We have offered to the Government of Soviet Russia any technical or economic assistance which is in our power and which is likely to be of service to them. We shall bomb Germany by day as well as by night in ever-increasing measure, casting upon them month by month a heavier discharge of bombs and making the German people taste and gulp each month a sharper dose of the miseries they have showered upon mankind.

It is noteworthy that only yesterday the Royal Air Force, striking inland over France, cut down with very small loss to themselves twenty-eight of the Hun fighting machines in the air above the French soil they have invaded, defiled and profess to hold.

But this is only a beginning. From now henceforward the main expansion of our air force proceeds with gathering speed. In another six months the weight of the help we are receiving from the United States in war materials of all kinds, especially in heavy bombers, will begin to tell. This is no class war. It is a war in which the whole British Empire and Commonwealth of Nations is engaged without distinction of race, creed or party.

It is not for me to speak of the action of the United States, but this I will say: If Hitler imagines that his attack on Soviet Russia will cause the slightest division of aims or slackening of effort in the great democracies, who are resolved upon his doom, he is woefully mistaken. On the contrary, we shall be fortified and encouraged in our efforts to rescue mankind from his tyranny. We shall be strengthened and not weakened in our determination and in our resources.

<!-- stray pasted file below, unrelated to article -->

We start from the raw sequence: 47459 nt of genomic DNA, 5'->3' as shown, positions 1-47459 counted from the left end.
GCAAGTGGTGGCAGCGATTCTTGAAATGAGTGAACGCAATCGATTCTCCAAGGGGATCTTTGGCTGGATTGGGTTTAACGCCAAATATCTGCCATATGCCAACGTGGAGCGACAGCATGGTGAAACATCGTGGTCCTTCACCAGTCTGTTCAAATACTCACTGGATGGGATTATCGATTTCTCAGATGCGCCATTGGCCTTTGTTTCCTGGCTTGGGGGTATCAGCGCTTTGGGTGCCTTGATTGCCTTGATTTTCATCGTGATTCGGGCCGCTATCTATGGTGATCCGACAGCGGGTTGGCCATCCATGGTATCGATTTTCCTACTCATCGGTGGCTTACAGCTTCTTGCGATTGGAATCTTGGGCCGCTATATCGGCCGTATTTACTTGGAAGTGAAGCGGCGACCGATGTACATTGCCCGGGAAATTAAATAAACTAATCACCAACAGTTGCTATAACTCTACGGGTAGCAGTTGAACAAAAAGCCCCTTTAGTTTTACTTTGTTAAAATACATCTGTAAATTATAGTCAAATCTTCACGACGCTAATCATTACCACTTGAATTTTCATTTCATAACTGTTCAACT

This is no time to moralize upon the follies of countries and governments which have allowed themselves to be struck down one by one when by united action they could so easily have saved themselves and saved the world from this catastrophe.

But, when I spoke a few minutes ago of Hitler’s bloodlust and the hateful appetites which have impelled or lured him on his Russian adventure, I said there was one deeper motive behind his outrage. He wishes to destroy the Russian power because he hopes that if he succeeds in this he will be able to bring back the main strength of his army and air force from the East and hurl it upon this island, which he knows he must conquer or suffer the penalty of his crimes.

His invasion of Russia is no more than a prelude to an attempted invasion of the British Isles. He hopes, no doubt, that all this may be accomplished before the Winter comes and that he can overwhelm Great Britain before the fleets and air power of the United States will intervene. He hopes that he may once again repeat upon a greater scale than ever before that process of destroying his enemies one by one, by which he has so long thrived and prospered, and that then the scene will be clear for the final act, without which all his conquests would be in vain, namely, the subjugation of the Western Hemisphere to his will and to his system.

The Russian danger is therefore our danger and the danger of the United States just as the cause of any Russian fighting for his hearth and home is the cause of free men and free peoples in every quarter of the globe.

Let us learn the lessons already taught by such cruel experience. Let us redouble our exertions and strike with united strength while life and power remain.

Winston Churchill's Broadcast on The Soviet-German War